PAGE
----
General Information about Evictions During COVID-19
Q: What has the Supreme Court done to address evictions in light of the COVID-19 public health emergency?
A: The Supreme Court issued two orders, one on March 24, 2020 (No. 20-8500-007) and one on March 26, 2020 (No. 20-8500-008), which address eviction for non-payment of rent cases. These orders require judges to stay (put a hold on) evictions in cases where the tenant has shown the court that they are unable to pay rent.
Q: What do I need to do as a tenant if I can’t pay rent due to the pandemic?
A: If a landlord begins an eviction proceeding, the renter will receive a summons that notifies them of the lawsuit and explains that they can participate in a hearing before a judge.
To stop an eviction, renters must participate in the hearing and provide the judge with evidence of their current inability to pay their rent.
Q: Do tenants still have to go to court?
A: Yes, if a landlord has filed a court case claiming a tenant has not paid rent, the tenant must still prove that they are unable to pay rent at the court hearing before an eviction can be stayed.
Q: How can court hearings happen safely with COVID-19 restrictions?
A: Courts are holding hearings by telephone and video. Information about how to appear by phone or video will be given on hearing notices. If a person is not able to appear by telephone or video, they should let the court where their case is happening know as soon as possible.
Q: Do these orders stop evictions for things other than not paying rent?
A: No, evictions can still happen for other reasons, such as a tenant violating the lease agreement in a way that is not about paying rent, a tenant committing a crime on the property, and tenants who do not move out once their lease is up.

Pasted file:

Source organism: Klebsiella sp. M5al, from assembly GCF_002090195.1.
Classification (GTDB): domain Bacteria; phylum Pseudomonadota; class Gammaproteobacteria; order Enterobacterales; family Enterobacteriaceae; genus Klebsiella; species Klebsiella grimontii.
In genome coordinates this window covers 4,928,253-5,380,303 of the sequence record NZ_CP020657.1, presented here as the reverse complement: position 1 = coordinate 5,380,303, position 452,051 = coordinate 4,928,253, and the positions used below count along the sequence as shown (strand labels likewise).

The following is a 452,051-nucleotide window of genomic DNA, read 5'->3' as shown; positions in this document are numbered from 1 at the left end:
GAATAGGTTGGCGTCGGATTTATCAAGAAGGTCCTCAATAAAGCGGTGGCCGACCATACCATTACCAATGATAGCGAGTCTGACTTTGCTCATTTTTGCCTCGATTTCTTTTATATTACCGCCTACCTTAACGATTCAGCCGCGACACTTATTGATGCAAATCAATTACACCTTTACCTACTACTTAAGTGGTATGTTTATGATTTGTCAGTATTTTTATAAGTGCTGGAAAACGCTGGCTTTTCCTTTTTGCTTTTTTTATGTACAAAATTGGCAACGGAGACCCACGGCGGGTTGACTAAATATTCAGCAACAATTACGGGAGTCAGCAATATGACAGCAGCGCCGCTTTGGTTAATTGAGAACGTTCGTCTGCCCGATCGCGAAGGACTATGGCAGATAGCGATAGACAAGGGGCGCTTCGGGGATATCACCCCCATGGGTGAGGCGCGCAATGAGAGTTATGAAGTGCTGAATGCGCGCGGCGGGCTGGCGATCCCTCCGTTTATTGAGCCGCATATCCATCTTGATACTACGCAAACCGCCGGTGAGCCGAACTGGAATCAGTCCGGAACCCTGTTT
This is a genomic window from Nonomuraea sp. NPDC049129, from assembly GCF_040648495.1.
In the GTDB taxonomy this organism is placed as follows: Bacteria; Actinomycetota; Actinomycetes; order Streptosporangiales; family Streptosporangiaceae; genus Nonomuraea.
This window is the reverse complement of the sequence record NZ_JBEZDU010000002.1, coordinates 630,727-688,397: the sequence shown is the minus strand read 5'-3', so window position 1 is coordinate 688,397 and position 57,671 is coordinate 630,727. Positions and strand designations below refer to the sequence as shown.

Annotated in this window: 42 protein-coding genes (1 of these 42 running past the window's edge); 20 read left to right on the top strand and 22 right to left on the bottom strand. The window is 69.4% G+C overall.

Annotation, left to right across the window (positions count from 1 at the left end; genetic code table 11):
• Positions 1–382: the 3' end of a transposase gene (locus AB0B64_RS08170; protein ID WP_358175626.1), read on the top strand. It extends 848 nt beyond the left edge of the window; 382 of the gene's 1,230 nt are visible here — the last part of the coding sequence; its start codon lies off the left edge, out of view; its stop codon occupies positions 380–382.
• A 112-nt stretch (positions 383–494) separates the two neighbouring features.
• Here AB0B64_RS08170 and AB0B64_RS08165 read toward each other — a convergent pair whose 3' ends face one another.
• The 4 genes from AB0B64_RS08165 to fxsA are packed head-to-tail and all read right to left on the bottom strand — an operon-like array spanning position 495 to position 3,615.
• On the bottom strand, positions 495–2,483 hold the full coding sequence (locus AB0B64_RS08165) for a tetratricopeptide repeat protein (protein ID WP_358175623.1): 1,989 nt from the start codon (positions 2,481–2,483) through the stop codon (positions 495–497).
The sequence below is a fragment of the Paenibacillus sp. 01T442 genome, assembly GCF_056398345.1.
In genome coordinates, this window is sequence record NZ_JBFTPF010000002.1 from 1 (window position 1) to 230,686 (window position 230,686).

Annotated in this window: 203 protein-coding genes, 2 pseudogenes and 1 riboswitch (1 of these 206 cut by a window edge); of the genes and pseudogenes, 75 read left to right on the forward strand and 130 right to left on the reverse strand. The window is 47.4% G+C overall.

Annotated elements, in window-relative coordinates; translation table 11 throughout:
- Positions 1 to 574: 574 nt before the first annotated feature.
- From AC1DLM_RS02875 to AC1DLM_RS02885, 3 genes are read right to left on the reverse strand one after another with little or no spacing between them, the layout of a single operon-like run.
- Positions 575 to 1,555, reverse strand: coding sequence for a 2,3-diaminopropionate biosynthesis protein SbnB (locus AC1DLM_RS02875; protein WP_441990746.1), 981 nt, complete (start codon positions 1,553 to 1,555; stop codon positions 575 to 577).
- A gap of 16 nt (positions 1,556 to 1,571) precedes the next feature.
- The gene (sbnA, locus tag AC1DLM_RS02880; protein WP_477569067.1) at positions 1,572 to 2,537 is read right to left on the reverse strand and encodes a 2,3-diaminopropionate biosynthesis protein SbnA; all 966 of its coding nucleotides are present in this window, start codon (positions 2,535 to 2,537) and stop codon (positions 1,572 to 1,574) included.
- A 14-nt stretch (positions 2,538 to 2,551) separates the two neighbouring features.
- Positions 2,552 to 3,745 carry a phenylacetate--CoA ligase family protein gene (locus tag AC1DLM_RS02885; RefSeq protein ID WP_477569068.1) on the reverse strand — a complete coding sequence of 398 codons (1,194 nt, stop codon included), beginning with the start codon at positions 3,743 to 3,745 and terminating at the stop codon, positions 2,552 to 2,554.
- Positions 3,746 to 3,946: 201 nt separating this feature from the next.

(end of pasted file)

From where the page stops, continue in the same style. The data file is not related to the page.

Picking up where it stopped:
Q: Do these orders mean that a person can never be evicted or will never have to pay back rent?
A: No, the Supreme Court orders only put a hold on evictions and payment of back rent until the COVID-19 emergency is over.
Q: Do these orders apply to mobile home park evictions?
A: Yes. Judges must also stay (stop) orders removing a mobile home from a mobile home park or foreclosing on a mobile home. The tenant in these cases must also prove that they are unable to pay rent.
Q: I want to appeal a writ of restitution (eviction order) that was stayed. When do I have to do this by?
A: If a writ of restitution is stayed, the timelines for the appeal are also stayed.
Q: Is there an effective date for evictions being stayed?
A: Yes, these orders only apply to writs of restitution (a court order about eviction) issued on or after March 24, 2020 and will last as long as the Public Emergency Order is in effect.
Q: What happens to the stayed writs of restitution once the COVID-19 emergency is over?
A: This will be up to individual courts to decide. Some courts are developing mediation programs to help tenants and landlords address ways in which a tenant might be able to stay in the property once the public health emergency is over. You should contact the individual court in which a case is filed for more guidance.
Q: Who can I contact for help?
If you would like assistance with your eviction proceeding please contact: New Mexico Legal Aid – 1-833-LGL-HELP (1-833-545-4357).
Q: How does the Bernalillo County Metropolitan Court Landlord-Tenant Settlement Program work?
A: A trained facilitator works with landlords and tenants to try to develop a business agreement beneficial to both sides. If the parties show up to court and if the tenant can show an inability to pay, then the eviction will be stayed and the tenant will not be evicted from the property. A judgement will be entered against the tenant saying the owe the amount.
Q: How can I participate in the mediation program?
A: People wishing to participate in the Landlord-Tenant Settlement Program should contact the Metro Court’s Mediation Division at (505) 841-8167.
Q: Is the Landlord-Tenant Settlement Program free?
A: Yes. The service is free, and parties in a case will work with a volunteer settlement facilitator
specially trained in housing matters.
For more information about COVID-19 updates and the courts, please visit the NM Courts website.
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- Evictions – Supreme Court Ruling